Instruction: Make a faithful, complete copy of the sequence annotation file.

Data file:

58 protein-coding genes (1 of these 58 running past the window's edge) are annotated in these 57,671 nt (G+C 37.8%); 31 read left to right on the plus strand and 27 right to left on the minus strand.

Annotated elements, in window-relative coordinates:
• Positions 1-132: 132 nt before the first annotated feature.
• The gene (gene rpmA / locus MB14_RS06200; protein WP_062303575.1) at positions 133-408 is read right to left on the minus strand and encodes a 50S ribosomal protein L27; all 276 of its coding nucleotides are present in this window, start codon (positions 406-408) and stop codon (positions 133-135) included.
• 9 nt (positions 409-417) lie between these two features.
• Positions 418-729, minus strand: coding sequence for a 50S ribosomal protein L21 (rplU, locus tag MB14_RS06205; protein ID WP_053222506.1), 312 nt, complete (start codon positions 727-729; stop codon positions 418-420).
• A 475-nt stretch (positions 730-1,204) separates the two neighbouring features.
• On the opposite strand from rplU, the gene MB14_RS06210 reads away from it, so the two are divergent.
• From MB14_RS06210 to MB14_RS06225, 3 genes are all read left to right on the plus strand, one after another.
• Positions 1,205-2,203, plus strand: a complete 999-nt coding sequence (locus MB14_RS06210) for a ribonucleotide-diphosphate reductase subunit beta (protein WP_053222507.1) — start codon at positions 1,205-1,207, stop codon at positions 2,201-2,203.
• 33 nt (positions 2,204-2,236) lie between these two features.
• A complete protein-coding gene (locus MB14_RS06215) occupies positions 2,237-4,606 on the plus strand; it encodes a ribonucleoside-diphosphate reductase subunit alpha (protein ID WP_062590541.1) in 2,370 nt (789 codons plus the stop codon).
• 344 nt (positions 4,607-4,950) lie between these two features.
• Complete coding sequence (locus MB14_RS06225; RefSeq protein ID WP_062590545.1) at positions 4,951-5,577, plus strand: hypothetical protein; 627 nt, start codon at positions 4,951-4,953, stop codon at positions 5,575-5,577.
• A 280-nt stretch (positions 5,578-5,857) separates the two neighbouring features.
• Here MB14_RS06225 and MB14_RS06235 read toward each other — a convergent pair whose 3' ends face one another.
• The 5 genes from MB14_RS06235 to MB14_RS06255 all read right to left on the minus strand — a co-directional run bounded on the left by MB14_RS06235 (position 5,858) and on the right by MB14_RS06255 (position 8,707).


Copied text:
58 protein-coding genes (1 of these 58 running past the window's edge) are annotated in these 57,671 nt (G+C 37.8%); 31 read left to right on the plus strand and 27 right to left on the minus strand.

Annotated elements, in window-relative coordinates:
• Positions 1-132: 132 nt before the first annotated feature.
• The gene (gene rpmA / locus MB14_RS06200; protein WP_062303575.1) at positions 133-408 is read right to left on the minus strand and encodes a 50S ribosomal protein L27; all 276 of its coding nucleotides are present in this window, start codon (positions 406-408) and stop codon (positions 133-135) included.
• 9 nt (positions 409-417) lie between these two features.
• Positions 418-729, minus strand: coding sequence for a 50S ribosomal protein L21 (rplU, locus tag MB14_RS06205; protein ID WP_053222506.1), 312 nt, complete (start codon positions 727-729; stop codon positions 418-420).
• A 475-nt stretch (positions 730-1,204) separates the two neighbouring features.
• On the opposite strand from rplU, the gene MB14_RS06210 reads away from it, so the two are divergent.
• From MB14_RS06210 to MB14_RS06225, 3 genes are all read left to right on the plus strand, one after another.
• Positions 1,205-2,203, plus strand: a complete 999-nt coding sequence (locus MB14_RS06210) for a ribonucleotide-diphosphate reductase subunit beta (protein WP_053222507.1) — start codon at positions 1,205-1,207, stop codon at positions 2,201-2,203.
• 33 nt (positions 2,204-2,236) lie between these two features.
• A complete protein-coding gene (locus MB14_RS06215) occupies positions 2,237-4,606 on the plus strand; it encodes a ribonucleoside-diphosphate reductase subunit alpha (protein ID WP_062590541.1) in 2,370 nt (789 codons plus the stop codon).
• 344 nt (positions 4,607-4,950) lie between these two features.
• Complete coding sequence (locus MB14_RS06225; RefSeq protein ID WP_062590545.1) at positions 4,951-5,577, plus strand: hypothetical protein; 627 nt, start codon at positions 4,951-4,953, stop codon at positions 5,575-5,577.
• A 280-nt stretch (positions 5,578-5,857) separates the two neighbouring features.
• Here MB14_RS06225 and MB14_RS06235 read toward each other — a convergent pair whose 3' ends face one another.
• The 5 genes from MB14_RS06235 to MB14_RS06255 all read right to left on the minus strand — a co-directional run bounded on the left by MB14_RS06235 (position 5,858) and on the right by MB14_RS06255 (position 8,707).